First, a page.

variables that are theorized to enhance performance have been studied. techniques. and education has produced a tremendous wealth of empirical. sports. Within this diverse body of literature can been found a multitude of empirical evidence based models that share similar characteristics with personal and professional coaching models that are less well researched. Such a model is built on sound research methodologies as opposed to proprietary models. tools. . In sports and education. concepts. methods. Rudimentary Research Similar to all new fields of study. most models strive to foster accountability and commitment toward self-initiated change and continued growth. Additional fields of study have provided valuable information pertinent to facilitating behavioral change. peer-reviewed studies which contain facts and data useful for the development of a science-practitioner model of coaching. variables that are believed to influence compliance and adherence to beneficial health care protocols have been researched. coaching draws from many existing bodies of knowledge. Psychology—especially its branch of organizational development—has been a theoretical base upon which many coaching strategies. In general. Research in medicine. in medicine.50 phase in which insight development and/or action learning occurs as the result of feedback given directly by the coach or others involved with the process. and models have been drawn.

1983. Ginpil. Their extensive research in the field of addiction (Prochaska & DiClemente. 1982. & Abrams. Prochasks. 1983. contemplation. DiClemente. often recycling through each stage before the change is sustained. and maintenance. DiClemente. One such example is Blattner's (2005) case study of an executive who was experiencing tension and anxiety in his current position and was considering pursuing a career change. Prochaska & Norcross. Prochaska. Many case studies in the coaching literature followed Prochaska et al. DiClemente. The next event in Blattner's case study was an assessment of the client's strengths and weaknesses and a thorough discussion of the situation. What do you want? 3. What skills do you need to work on? . Norcross. six-month and twelve-month goals? 4. action. 1992. and Norcross (1992) presented a five-stage medical model for behavioral change that incorporates many intervention strategies similar to those used in coaching. 1985. 1984.51 Medicine Prochaska. Velicer. preparation. Follick. & Fava. Prochaska. Fowler.'s (1992) five stage model of behavioral change. 1988) indicated that behavioral change.'s (1992) model. What brings you to coaching? 2. What are your three-month. Velicer. The client was asked to answer the following questions: 1. whether self-initiated or professionally facilitated. Seeking a coach to discuss this is consistent with the pre-contemplation phase of Prochaska et al. & Norcross. follows a progression of precontemplation.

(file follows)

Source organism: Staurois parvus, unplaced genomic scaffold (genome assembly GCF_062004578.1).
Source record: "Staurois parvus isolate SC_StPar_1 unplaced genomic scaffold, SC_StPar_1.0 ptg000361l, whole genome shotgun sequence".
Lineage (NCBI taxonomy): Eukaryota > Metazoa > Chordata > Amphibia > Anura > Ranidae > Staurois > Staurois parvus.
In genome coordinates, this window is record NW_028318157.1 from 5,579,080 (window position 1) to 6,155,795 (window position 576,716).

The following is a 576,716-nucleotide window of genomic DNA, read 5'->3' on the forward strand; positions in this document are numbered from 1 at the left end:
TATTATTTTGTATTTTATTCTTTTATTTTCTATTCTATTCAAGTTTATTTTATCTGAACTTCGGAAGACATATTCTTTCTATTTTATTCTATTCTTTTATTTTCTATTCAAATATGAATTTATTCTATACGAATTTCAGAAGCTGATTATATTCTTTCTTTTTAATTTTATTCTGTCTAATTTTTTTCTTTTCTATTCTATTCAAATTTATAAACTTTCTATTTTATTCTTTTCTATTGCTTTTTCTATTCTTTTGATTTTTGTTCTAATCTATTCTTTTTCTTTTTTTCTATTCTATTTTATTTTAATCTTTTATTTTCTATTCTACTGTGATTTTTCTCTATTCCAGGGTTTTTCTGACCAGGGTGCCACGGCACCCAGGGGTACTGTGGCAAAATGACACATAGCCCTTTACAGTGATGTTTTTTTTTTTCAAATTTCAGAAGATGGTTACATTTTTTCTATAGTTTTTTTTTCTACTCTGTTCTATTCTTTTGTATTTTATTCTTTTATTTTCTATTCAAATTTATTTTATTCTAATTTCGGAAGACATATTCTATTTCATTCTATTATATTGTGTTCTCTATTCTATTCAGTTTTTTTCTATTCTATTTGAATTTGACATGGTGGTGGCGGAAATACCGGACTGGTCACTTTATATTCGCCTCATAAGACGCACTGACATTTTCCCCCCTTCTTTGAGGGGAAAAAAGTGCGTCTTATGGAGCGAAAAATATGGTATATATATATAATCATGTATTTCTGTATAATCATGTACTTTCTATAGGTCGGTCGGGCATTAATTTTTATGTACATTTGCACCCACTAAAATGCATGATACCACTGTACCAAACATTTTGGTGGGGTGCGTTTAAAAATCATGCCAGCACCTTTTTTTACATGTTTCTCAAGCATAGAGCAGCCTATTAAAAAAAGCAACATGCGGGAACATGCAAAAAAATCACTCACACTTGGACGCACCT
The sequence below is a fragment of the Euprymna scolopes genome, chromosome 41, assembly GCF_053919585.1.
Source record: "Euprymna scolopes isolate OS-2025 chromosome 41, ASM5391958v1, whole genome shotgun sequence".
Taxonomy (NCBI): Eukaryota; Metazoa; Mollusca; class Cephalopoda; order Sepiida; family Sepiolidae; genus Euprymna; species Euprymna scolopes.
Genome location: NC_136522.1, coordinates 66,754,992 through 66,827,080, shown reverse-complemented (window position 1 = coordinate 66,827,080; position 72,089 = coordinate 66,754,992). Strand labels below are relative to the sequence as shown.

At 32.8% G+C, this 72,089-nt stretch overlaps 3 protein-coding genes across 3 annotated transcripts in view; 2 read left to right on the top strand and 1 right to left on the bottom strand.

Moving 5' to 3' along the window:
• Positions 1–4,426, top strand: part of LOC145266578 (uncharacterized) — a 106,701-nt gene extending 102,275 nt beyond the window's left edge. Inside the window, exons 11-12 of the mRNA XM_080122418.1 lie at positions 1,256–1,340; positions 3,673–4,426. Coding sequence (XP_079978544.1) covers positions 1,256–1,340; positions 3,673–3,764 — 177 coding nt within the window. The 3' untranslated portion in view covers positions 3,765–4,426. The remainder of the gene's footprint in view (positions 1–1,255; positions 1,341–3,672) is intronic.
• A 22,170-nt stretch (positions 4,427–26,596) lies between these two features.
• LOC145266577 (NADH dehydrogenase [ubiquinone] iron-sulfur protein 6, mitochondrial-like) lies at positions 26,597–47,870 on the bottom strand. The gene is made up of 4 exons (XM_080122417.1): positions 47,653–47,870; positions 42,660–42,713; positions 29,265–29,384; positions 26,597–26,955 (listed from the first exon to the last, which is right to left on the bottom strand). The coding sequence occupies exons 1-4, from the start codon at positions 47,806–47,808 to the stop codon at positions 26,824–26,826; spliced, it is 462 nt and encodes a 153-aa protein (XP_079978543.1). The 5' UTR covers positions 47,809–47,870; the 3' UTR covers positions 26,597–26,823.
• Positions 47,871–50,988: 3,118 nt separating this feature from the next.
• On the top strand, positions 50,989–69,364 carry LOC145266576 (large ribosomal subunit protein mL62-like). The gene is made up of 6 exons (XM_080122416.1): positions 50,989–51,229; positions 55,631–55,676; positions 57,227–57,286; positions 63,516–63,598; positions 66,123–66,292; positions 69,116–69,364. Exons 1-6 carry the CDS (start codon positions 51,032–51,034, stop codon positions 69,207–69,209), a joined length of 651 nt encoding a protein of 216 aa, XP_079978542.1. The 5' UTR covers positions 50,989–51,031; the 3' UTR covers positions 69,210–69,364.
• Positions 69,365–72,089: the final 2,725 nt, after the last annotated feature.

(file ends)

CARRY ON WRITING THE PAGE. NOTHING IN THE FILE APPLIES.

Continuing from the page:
can be seen in Blattner's (2005) case study as the coach works with the client on developing new skills. dramatic relief 8. reinforcement management 7. and taking the actions necessary for goal attainment.52 This phase of Blattner's (2005) work with the client can be compared to the contemplation or second stage of Prochaska et al. DiClemente and Norcross (1992) to facilitate behavioral change include: 1. The client was coached toward thinking about the problem and what behaviors were needed to reduce anxiety and tension. helping relationships Each strategy is related to the following coaching strategies. stimulus control 6. self-liberation 4. preparation and action.'s (1992) model. self-reevaluation 3. The maintenance stage of Prochaska et al. respectively: . The next two stages in Prochaska et al. counter-conditioning 5. implementing new behaviors.'s (1992) model. Intervention strategies used by Prochaska.'s (1992) model was shown in Blattner's (2005) continued work with the client on maintaining the behaviors that resulted in success and reduced anxiety and tension. environmental reevaluation 9. consciousness raising 2. social liberation 10.